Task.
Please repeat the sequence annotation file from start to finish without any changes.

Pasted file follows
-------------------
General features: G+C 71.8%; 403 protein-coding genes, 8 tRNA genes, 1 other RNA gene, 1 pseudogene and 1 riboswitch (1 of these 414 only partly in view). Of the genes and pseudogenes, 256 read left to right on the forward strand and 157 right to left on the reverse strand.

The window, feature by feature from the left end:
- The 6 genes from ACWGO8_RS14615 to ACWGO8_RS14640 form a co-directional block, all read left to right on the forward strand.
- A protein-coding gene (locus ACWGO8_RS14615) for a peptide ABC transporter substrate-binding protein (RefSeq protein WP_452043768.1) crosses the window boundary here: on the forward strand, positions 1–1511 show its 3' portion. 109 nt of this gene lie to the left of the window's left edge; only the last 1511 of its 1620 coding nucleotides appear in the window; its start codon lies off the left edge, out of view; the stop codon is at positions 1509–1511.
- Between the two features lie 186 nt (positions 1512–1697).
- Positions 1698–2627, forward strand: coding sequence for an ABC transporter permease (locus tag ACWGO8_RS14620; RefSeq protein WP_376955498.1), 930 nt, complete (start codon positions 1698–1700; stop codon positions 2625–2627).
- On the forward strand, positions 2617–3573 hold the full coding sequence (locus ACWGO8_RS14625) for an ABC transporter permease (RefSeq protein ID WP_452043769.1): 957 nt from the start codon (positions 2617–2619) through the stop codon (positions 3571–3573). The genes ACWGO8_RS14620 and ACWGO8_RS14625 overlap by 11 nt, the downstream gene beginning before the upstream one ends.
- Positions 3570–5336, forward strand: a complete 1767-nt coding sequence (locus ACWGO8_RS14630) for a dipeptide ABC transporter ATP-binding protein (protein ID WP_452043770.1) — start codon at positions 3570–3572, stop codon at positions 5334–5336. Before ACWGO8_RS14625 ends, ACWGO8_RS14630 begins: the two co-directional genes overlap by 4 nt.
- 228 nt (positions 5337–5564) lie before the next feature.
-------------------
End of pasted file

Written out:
General features: G+C 71.8%; 403 protein-coding genes, 8 tRNA genes, 1 other RNA gene, 1 pseudogene and 1 riboswitch (1 of these 414 only partly in view). Of the genes and pseudogenes, 256 read left to right on the forward strand and 157 right to left on the reverse strand.

The window, feature by feature from the left end:
- The 6 genes from ACWGO8_RS14615 to ACWGO8_RS14640 form a co-directional block, all read left to right on the forward strand.
- A protein-coding gene (locus ACWGO8_RS14615) for a peptide ABC transporter substrate-binding protein (RefSeq protein WP_452043768.1) crosses the window boundary here: on the forward strand, positions 1–1511 show its 3' portion. 109 nt of this gene lie to the left of the window's left edge; only the last 1511 of its 1620 coding nucleotides appear in the window; its start codon lies off the left edge, out of view; the stop codon is at positions 1509–1511.
- Between the two features lie 186 nt (positions 1512–1697).
- Positions 1698–2627, forward strand: coding sequence for an ABC transporter permease (locus tag ACWGO8_RS14620; RefSeq protein WP_376955498.1), 930 nt, complete (start codon positions 1698–1700; stop codon positions 2625–2627).
- On the forward strand, positions 2617–3573 hold the full coding sequence (locus ACWGO8_RS14625) for an ABC transporter permease (RefSeq protein ID WP_452043769.1): 957 nt from the start codon (positions 2617–2619) through the stop codon (positions 3571–3573). The genes ACWGO8_RS14620 and ACWGO8_RS14625 overlap by 11 nt, the downstream gene beginning before the upstream one ends.
- Positions 3570–5336, forward strand: a complete 1767-nt coding sequence (locus ACWGO8_RS14630) for a dipeptide ABC transporter ATP-binding protein (protein ID WP_452043770.1) — start codon at positions 3570–3572, stop codon at positions 5334–5336. Before ACWGO8_RS14625 ends, ACWGO8_RS14630 begins: the two co-directional genes overlap by 4 nt.
- 228 nt (positions 5337–5564) lie before the next feature.